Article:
Vyvanse Abuse Symptoms
Vyvanse is classified as a schedule II drug by the Food and Drug Association (FDA) of the US. The schedule classification of drugs into schedules runs from a scale of V to I. A schedule V drug has the least potential to be abused while schedule I drugs present the greatest potential for abuse.
As a schedule II drug, Vyvanse is potentially open to abuse by the people for whom it has been prescribed. The drug affects the central nervous system and works as a stimulant to the system. This essentially means that the drug is used to smother the hyperactivity that is experienced by people who are suffering from a disease called ADHD.The drug is part of a treatment program for the disease that has many approaches including psychological, social and educational. The drug may also be used for recreational purposes. Recreational users of Vyvanse tend to open up the capsule and mix the contents with water; this gives them an instant high when the drug has been broken down in the system. The problem with this is that once the high has faded, the person may feel extremely tired and depressed.
The symptoms of abuse of the drug are various depending on the length of time of abuse of the drug and the quantity of the drug has been consumed. The person may experience an extreme state of irritability and agitation.
Abusers of the Vyvanse drug tend to become violent or portray violent signs especially when the drug is not available to calm them down. In severe cases, the person may develop hallucinations as well as suicidal tendencies.
Vyvanse as a stimulant may cause a rise in the temperature of a person. The rise in temperature may cause fever chills as well as heavy sweating. The pupils may also become dilated; dilated pupils are usually small and look like pinpoints. The size of the pupils do not change as a normal person’s does even when the person changes the lighting. The person abusing Vyvanse may also experience tremors, cramps and dizziness.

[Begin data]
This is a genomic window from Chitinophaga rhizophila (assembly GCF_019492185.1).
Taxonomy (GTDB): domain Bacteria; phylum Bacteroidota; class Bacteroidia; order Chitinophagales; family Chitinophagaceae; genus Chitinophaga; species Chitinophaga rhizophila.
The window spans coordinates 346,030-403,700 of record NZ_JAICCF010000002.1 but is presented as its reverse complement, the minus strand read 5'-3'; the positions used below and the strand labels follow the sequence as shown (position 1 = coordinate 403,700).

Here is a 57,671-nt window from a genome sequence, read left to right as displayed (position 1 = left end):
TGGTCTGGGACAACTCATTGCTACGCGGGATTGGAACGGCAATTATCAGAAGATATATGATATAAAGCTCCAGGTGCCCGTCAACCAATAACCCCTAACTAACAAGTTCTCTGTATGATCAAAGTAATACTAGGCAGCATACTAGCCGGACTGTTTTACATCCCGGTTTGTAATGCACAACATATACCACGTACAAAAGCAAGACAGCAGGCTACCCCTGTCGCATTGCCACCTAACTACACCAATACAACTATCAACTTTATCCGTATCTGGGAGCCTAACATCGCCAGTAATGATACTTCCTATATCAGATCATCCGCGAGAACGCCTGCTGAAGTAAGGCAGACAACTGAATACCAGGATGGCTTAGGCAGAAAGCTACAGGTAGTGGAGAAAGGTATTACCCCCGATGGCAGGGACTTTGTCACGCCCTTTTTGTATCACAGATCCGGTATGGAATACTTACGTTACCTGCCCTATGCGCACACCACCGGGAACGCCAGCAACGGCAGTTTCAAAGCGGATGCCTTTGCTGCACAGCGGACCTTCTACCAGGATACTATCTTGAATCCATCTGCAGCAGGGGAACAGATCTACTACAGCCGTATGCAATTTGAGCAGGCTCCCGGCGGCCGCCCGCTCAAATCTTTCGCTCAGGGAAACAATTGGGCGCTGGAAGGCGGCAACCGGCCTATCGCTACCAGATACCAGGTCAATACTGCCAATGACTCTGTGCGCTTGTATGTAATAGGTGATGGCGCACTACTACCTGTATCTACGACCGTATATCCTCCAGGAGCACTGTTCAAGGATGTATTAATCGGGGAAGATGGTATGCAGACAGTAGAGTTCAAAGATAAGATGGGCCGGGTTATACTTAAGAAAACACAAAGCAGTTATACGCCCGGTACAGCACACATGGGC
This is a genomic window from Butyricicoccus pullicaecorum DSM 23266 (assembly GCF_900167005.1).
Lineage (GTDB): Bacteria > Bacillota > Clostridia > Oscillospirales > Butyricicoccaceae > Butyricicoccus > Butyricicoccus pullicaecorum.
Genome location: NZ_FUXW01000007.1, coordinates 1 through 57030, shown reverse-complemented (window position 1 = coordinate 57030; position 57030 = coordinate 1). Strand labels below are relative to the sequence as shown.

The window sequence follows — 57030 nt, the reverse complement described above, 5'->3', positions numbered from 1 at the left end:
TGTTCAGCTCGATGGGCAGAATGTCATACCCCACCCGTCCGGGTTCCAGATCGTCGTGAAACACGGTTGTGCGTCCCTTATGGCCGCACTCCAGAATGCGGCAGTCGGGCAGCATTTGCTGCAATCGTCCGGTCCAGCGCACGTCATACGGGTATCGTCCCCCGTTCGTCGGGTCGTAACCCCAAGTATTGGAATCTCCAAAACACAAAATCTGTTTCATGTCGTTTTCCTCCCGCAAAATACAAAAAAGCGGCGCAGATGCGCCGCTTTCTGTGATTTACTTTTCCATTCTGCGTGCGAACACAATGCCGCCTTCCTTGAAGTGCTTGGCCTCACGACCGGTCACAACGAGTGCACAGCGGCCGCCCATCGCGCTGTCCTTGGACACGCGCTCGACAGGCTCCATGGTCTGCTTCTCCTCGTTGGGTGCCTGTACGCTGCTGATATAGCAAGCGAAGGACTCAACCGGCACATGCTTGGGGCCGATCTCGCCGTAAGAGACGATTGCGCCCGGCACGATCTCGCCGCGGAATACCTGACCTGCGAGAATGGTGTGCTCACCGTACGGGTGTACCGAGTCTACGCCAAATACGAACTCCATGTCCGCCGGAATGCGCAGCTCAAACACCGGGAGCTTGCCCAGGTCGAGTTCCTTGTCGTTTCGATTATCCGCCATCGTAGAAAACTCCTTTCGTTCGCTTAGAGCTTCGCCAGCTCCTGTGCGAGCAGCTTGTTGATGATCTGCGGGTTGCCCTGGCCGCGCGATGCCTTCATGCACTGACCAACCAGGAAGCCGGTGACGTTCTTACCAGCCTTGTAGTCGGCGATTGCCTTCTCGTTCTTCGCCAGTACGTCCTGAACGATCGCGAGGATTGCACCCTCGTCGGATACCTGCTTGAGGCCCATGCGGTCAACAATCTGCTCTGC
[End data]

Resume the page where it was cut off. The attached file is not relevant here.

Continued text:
The person’s behavior may also change; this implies that they may display signs of manic behavior. They may become over excited, elated and animated and other general signs of manic behavior. People abusing Vyvanse may also portray signs of restlessness and may constantly be in motion or have a short attention span. The speech of the person may also be affected and they may start talking in a very fast manner. Sleep problems are also commonly observed in people who have been abusing Vyvanse for a long time.
The stimulant also suppresses a person’s desire to eat and enjoy food. When a person does not eat for a long time, they may end up losing weight naturally very rapidly. The weight loss may be very sudden in some individuals. While weight loss is not a conclusive symptom of drug abuse, when presented alongside other symptoms of drug abuse, it may well signify abuse of Vyvanse.